Sunday, March 18, 2012

Spring! (I hope I hope...)

Well, Saturday was a lovely day--meaning it wasn't raining, the sun was out occasionally, and there were no windstorms. I've been getting a bit twitchy watching first the snowdrops appear a month ago, then the crocuses a couple of weeks later, and now all the plum and cherry trees in blossom. The rest of Canada (well, maybe not the True North) have been regularly seeing temperatures ranging from the high single digits into double digits regularly, this being the Winter That Wasn't up here north of 49.
However, this fine example of the way global climate change is going to affect us over the next couple of decades aside, I've been wanting spring to be here already. I know I'm probably early (after all, it seems to be November here, even though it's March), but I'm really not used to planting times in a Mediterranean-like climate. And this year, we've got a garden.
I've written about it before, building the raised beds and setting up the poles that will carry the tunneling plastic. But I started some rosemary seeds six weeks back (like I said, I've been hurrying the season a bit), and some tomato seeds a couple of weeks ago. And rosemary seeds either have really have a crap germination rate, or I'm doing something really really wrong.
But looking at the fragile little sprouts in their peat pellets has been making me want to get my hands dirty. So yesterday, Paula and I went to the garden centre to buy more dirt.
Over the winter we've noticed that the rains have made the soil in the beds less fluffy--which was expected. So now we're topping off the topsoil/compost mix with more soil in order to fill the beds. To the tune of 4+ cubic feet per bed.
Unlike on the farm, we don't have a lot of room, so we're having to look at more intensive methods of growing vegetables this time around. I've always wanted to try forcing potatoes in a cylinder. I first heard about this a couple of decades back as a method for re-using car tires.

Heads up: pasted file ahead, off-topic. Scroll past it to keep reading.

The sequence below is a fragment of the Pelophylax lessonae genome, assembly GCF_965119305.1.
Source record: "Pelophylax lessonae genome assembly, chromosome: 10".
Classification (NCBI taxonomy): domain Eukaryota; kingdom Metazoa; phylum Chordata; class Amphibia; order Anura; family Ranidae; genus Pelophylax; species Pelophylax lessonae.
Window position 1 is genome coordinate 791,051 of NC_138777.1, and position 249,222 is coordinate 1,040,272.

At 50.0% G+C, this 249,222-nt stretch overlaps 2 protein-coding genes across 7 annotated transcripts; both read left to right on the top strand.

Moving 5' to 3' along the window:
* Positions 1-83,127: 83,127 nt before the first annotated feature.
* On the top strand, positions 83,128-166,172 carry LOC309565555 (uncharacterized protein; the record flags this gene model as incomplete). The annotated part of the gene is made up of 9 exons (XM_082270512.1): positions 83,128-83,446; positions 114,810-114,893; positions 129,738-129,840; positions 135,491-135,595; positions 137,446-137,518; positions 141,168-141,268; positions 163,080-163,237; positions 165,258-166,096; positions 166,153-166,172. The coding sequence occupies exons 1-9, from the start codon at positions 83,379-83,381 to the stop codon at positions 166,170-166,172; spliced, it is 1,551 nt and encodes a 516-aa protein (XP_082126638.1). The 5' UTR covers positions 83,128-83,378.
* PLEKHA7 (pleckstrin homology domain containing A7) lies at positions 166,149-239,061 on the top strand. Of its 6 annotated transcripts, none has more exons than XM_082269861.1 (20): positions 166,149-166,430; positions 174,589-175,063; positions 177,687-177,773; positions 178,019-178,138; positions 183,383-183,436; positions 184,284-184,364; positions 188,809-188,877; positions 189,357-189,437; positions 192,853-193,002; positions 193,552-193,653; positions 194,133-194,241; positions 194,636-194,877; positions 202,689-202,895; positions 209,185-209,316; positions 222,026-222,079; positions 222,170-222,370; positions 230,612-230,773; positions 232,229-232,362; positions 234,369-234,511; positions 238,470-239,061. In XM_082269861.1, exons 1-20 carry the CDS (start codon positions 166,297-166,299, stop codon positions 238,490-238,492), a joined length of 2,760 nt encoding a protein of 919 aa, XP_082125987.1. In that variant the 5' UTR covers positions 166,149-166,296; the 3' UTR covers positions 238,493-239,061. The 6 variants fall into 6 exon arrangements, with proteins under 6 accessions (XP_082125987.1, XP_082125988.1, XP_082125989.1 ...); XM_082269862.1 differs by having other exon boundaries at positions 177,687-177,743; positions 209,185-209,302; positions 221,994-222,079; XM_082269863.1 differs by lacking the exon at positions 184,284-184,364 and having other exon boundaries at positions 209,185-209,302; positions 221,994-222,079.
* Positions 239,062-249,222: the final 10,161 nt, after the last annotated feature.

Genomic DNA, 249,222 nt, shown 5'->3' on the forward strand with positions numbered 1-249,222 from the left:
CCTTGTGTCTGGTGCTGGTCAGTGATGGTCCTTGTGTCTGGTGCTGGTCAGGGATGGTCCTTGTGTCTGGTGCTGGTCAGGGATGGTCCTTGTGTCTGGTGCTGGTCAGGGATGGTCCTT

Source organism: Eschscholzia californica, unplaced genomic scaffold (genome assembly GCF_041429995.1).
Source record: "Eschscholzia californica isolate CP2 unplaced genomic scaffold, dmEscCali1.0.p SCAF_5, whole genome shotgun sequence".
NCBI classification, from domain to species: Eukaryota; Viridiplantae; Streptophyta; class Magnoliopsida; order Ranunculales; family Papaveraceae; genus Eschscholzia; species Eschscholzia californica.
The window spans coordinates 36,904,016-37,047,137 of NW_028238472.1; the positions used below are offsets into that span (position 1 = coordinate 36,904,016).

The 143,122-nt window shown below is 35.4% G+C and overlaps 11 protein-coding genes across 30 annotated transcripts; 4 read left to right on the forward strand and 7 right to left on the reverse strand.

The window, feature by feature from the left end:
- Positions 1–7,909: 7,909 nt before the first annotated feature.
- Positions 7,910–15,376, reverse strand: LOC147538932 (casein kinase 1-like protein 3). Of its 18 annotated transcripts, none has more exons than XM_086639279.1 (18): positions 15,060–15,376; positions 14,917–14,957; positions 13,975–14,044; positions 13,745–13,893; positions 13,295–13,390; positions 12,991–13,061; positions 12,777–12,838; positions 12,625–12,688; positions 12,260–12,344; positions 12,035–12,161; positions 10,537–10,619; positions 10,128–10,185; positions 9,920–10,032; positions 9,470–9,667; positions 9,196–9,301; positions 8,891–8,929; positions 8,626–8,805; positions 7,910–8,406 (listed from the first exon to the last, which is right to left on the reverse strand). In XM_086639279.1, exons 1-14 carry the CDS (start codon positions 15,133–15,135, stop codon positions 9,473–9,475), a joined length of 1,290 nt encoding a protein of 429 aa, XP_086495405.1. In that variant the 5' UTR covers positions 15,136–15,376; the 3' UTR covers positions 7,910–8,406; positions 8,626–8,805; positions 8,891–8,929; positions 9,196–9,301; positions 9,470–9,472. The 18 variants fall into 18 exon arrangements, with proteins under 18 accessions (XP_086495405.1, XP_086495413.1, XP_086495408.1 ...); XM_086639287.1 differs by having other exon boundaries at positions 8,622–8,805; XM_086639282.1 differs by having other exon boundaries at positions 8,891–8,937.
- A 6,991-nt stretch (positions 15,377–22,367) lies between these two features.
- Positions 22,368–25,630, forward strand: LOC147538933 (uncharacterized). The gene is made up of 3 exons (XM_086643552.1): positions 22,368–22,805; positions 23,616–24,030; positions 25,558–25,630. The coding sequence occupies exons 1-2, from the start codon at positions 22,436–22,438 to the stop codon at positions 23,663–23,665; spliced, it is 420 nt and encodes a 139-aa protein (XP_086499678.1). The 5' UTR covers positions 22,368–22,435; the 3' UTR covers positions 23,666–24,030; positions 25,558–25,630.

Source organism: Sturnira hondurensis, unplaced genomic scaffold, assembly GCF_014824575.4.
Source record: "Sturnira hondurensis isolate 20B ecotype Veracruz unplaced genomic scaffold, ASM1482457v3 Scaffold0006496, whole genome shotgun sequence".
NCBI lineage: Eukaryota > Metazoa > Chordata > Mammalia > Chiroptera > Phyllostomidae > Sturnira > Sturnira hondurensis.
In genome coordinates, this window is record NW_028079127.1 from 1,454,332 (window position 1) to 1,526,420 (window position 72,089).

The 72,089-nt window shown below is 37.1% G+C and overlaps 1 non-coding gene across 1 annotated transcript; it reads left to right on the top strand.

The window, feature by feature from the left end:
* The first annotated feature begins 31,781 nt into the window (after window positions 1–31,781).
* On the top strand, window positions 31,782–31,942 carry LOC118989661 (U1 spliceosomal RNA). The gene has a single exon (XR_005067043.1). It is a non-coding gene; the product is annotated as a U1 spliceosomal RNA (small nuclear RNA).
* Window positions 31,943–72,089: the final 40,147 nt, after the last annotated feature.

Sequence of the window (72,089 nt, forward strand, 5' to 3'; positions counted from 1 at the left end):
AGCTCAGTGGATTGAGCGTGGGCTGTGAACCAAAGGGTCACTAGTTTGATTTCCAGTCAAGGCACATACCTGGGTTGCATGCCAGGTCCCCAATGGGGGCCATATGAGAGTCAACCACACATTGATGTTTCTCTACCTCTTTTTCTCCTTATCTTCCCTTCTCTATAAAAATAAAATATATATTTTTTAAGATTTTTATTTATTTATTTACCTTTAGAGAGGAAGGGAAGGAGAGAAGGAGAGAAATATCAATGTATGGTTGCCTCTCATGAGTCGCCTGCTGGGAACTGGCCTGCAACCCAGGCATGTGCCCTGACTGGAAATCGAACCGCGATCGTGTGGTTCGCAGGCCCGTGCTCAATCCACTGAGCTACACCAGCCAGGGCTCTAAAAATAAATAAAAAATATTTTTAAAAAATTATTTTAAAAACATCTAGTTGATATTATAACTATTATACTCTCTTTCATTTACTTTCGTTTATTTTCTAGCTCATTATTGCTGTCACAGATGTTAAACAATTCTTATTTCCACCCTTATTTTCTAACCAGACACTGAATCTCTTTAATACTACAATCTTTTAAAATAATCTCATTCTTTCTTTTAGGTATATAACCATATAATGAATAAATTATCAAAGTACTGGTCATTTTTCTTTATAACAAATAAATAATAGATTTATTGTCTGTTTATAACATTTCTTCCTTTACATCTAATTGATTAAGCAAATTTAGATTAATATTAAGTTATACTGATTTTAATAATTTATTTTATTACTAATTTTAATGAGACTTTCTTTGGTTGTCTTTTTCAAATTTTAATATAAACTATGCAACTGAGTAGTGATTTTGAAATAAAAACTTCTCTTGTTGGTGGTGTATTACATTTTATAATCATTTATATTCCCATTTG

At its heart, it is just a different form of hilling potatoes; on the farm, we would plant potatoes in hilled rows, and then a couple of times during the season (after they were growing well, we would push up more dirt onto the rows. The purpose was two-fold; to partly bury the green sprouting tops, forcing them to continue to grow higher before bushing out. And, secondly, to add loose dirt around the plants to encourage the root systems to spread. When working in a cylinder, you've defined how far outwards a plant can grow, so you add soil to the top, forcing the potato greens to continue growing vertically. This vertical growth means that the plant will produce more tuber nodes, and so more potatoes. I still remember the article I read back in the day saying as much as a bushel of potatoes off one plant (which is a heck of a lot of potatoes!). 

My new potato barrels
So Paula and I went for a wander through the hardware store the other day, looking for something that we could use in place of tires, and I found this 2' x 8' galvanized expanded mesh for about $5 a piece. We bought two (and a good thing too) and I managed to cut one in half with a very poor pair of metal shears. When I had rolled the two pieces and fastened them with some black wire, they appeared a bit smaller in diameter than I had been thinking. So I rolled the second sheet into a larger cylinder and tied it off. There's not a lot of soil in them at the moment, but that will change as the spring wears on. We planted some blue potatoes in the centre cylinder--I may be pushing the season too much and will end up with rotted seed potatoes instead of plants. But there's enough time left in the season for a re-plant if it becomes necessary. I'm also thinking of using the two smaller cylinders as planters for winter squash.